Kite surfing and an air pump are inextricably linked. You have to blow that thing up after all. We supply a wide range of kite pumps from renowned brands such as North Kiteboarding, Cabrinha, Naish and Bravo. A good kitepomp is resistant to sand and salt water and prefers to have a double pump action so that the kite is pumped up quickly.
A kitepomp is also good for a SUP
We get that question more often. Although the pump looks the same, the connection of a SUP pump only fits on a SUP valve. That is why it is difficult to have one pump for all disciplines.
Double action kitepump
With such a kitepump you will be ready in no time. With both going up and down you blow air into your kite. Nowadays all good kitepumps have a double action.
How hard do I have to inflate the kite?
This frequently asked question is a personal question. One wants his kite to be pumped really hard while the other prefers to sail more loosely. So it's a matter of trying which version you like best. We always recommend choosing the factory pressure and then experimenting. In addition, temperature is also a matter to take into account. As you know, air expands with heat, so on a hot day you can pump your kite less hard and still have a hard-inflated kite.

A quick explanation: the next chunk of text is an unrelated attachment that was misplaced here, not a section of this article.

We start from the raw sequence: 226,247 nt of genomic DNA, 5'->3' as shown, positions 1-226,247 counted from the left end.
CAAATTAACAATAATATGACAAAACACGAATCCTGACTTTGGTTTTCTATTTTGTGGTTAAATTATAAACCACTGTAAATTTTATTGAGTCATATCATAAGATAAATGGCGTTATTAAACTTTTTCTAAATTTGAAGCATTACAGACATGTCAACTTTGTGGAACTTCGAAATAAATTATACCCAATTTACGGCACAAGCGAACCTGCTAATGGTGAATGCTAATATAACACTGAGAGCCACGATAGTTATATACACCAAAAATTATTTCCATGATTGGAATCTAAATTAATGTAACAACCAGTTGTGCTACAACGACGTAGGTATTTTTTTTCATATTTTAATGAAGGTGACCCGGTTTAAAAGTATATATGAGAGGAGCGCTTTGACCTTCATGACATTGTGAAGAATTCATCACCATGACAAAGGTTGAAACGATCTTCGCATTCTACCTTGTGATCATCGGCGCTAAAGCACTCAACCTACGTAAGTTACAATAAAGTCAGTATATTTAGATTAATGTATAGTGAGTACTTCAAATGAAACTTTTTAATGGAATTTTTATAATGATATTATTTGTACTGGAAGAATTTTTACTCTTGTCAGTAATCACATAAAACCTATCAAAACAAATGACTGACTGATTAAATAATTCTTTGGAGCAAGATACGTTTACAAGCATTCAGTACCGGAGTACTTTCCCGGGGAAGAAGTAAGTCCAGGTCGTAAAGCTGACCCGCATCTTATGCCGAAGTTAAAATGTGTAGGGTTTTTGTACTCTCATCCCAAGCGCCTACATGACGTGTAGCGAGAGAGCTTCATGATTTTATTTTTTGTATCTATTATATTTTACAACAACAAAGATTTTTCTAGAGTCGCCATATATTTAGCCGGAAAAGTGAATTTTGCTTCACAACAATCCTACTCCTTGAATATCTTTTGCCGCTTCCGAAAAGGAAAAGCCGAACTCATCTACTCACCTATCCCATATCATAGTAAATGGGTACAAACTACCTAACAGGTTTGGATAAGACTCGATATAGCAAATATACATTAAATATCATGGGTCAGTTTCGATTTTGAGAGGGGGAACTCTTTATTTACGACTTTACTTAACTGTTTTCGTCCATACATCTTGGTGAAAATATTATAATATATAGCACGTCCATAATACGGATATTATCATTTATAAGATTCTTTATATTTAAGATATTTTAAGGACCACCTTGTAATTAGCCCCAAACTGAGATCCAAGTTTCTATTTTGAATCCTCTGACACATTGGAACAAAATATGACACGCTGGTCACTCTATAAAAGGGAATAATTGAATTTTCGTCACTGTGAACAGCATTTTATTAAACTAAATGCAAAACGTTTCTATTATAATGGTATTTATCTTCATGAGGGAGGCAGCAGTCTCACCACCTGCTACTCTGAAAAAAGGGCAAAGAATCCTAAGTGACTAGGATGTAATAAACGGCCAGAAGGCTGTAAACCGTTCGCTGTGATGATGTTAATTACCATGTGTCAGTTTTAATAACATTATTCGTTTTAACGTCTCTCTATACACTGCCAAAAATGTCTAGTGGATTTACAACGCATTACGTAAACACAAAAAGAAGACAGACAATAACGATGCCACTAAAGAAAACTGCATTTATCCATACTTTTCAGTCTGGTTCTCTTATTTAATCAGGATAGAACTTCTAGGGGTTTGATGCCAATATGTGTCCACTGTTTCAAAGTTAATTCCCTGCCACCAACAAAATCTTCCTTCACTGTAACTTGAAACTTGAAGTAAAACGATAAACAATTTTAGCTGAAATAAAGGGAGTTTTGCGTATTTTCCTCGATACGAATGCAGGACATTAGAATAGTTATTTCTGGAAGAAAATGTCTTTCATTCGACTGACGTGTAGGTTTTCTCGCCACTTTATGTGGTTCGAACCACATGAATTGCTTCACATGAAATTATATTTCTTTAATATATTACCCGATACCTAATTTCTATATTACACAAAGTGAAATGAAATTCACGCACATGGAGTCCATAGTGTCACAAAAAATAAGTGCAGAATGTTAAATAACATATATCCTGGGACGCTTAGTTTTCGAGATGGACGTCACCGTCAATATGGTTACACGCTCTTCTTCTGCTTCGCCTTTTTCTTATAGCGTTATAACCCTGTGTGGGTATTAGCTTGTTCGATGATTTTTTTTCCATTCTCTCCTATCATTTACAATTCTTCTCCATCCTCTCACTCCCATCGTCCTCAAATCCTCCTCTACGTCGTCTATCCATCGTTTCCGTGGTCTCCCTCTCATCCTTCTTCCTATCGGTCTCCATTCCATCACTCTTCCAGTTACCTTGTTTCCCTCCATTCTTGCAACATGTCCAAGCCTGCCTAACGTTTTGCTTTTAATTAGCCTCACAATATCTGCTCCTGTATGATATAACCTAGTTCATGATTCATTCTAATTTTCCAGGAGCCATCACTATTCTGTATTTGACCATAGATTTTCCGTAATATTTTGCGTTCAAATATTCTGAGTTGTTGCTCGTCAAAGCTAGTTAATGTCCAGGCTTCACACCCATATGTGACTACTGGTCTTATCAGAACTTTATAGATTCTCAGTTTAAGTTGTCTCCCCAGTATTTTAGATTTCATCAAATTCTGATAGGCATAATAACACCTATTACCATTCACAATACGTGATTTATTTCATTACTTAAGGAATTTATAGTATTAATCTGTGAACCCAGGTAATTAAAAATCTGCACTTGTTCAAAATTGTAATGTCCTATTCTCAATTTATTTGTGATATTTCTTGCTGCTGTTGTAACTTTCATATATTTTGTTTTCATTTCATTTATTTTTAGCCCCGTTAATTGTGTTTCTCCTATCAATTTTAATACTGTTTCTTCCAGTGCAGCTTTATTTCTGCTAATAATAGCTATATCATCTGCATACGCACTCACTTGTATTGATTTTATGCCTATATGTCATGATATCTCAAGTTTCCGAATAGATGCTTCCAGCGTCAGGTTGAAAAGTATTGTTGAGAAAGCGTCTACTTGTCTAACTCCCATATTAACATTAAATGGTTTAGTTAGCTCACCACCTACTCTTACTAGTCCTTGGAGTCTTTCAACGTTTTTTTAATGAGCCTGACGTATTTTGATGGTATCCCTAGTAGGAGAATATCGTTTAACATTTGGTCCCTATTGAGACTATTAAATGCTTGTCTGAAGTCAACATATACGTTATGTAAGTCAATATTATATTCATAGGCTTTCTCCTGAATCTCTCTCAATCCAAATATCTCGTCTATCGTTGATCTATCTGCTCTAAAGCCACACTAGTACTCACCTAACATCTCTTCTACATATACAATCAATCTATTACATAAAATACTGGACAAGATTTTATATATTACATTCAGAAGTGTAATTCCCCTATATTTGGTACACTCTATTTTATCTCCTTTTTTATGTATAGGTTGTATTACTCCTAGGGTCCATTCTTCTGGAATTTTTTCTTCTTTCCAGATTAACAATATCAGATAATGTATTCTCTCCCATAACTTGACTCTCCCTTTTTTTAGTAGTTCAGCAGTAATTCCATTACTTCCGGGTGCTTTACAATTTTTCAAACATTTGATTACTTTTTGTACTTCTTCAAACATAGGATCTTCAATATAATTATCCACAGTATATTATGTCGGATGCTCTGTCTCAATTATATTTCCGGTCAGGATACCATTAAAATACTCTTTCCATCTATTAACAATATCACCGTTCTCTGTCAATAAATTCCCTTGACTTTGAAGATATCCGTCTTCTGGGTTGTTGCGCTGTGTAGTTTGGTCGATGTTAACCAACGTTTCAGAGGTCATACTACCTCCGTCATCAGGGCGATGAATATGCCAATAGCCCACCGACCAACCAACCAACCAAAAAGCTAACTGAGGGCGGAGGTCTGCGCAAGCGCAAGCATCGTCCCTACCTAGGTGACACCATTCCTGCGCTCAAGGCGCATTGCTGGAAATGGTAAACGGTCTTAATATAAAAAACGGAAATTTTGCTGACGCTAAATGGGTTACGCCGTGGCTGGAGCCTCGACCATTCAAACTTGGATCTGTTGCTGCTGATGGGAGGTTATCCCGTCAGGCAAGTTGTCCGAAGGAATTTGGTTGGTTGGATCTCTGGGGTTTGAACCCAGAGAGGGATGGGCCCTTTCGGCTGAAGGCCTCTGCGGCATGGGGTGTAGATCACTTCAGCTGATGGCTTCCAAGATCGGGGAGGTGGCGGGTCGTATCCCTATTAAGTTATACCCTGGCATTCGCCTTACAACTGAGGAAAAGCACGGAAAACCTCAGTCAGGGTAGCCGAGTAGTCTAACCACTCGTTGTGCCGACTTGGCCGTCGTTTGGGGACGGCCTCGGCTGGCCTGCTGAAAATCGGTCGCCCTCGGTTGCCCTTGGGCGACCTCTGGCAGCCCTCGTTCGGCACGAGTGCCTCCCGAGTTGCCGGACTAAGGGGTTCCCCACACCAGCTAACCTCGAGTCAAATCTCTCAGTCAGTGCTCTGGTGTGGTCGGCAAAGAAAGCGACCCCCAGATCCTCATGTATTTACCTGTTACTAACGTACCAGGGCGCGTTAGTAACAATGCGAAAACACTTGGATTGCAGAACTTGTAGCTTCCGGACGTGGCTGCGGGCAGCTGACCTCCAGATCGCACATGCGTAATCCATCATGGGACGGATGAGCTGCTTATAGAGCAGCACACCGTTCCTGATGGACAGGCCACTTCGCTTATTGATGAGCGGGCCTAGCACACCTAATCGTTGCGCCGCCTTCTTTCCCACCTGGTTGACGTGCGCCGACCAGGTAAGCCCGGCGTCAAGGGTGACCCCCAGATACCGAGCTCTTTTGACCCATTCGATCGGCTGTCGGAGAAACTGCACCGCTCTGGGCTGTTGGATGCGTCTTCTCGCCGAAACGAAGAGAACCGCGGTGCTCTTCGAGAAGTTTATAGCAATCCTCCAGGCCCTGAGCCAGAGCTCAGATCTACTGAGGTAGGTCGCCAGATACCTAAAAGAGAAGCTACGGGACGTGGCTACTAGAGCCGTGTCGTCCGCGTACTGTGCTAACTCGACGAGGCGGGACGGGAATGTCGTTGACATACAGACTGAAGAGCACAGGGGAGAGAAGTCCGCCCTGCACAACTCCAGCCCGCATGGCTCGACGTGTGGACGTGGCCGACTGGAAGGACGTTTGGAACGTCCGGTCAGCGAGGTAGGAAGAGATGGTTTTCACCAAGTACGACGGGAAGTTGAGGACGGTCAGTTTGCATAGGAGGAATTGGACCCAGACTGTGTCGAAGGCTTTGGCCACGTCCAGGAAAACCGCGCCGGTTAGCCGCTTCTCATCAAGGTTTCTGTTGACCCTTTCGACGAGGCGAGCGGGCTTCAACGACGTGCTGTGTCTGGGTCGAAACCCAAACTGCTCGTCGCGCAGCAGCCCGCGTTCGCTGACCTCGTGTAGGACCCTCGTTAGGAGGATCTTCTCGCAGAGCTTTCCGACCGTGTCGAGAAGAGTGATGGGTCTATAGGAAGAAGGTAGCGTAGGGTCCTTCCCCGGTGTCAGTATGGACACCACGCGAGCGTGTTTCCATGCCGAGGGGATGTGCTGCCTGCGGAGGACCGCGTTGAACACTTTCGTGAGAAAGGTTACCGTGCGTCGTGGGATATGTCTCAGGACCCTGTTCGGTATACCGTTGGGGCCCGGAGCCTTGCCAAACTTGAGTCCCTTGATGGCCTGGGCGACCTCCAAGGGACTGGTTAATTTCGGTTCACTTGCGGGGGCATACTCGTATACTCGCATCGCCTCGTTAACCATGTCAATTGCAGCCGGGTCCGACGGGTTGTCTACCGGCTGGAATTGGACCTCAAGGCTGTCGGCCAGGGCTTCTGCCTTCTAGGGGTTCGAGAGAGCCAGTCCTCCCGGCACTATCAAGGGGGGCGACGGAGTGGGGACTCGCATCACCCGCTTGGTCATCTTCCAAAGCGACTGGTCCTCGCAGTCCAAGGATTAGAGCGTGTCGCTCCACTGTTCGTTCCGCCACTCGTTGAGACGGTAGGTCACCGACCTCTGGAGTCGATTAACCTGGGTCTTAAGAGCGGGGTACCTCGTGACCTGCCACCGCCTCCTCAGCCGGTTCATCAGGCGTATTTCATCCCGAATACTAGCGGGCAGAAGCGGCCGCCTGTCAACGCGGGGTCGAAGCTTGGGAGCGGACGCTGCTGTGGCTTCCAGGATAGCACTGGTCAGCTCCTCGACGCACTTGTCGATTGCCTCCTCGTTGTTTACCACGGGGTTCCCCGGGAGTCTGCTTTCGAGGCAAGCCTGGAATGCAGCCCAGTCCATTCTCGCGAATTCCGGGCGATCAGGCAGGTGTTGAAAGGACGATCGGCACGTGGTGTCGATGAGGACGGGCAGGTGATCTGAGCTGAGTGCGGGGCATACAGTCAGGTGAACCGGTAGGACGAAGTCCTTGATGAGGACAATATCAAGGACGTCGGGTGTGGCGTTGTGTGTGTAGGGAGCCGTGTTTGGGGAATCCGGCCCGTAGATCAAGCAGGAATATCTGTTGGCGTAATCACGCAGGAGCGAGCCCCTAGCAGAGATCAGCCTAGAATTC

Why a hard kite
Hard is simply better. A hard kite gives a better response and responds better to the bar movements. In addition, releasing a hard-inflated kite is much easier. A folded kite doesn't relaunched very easily.
When is the kite at the right pressure?
Q. How do I know that the kite is at the right pressure? If there is a pressure gauge on your kitepump then you can of course read it. If you do not have a pressure gauge, there are three ways to find out if your kite is full.
A1. You continue pumping until it is difficult. That is an indication that the kite is hard enough.
A2. Tap the leading edge with your finger. If it gives a hard poing, the kite is usually hard enough.
A3. You can also try bending the kite. If the kite is easy to bend then the kite is not pumped hard enough.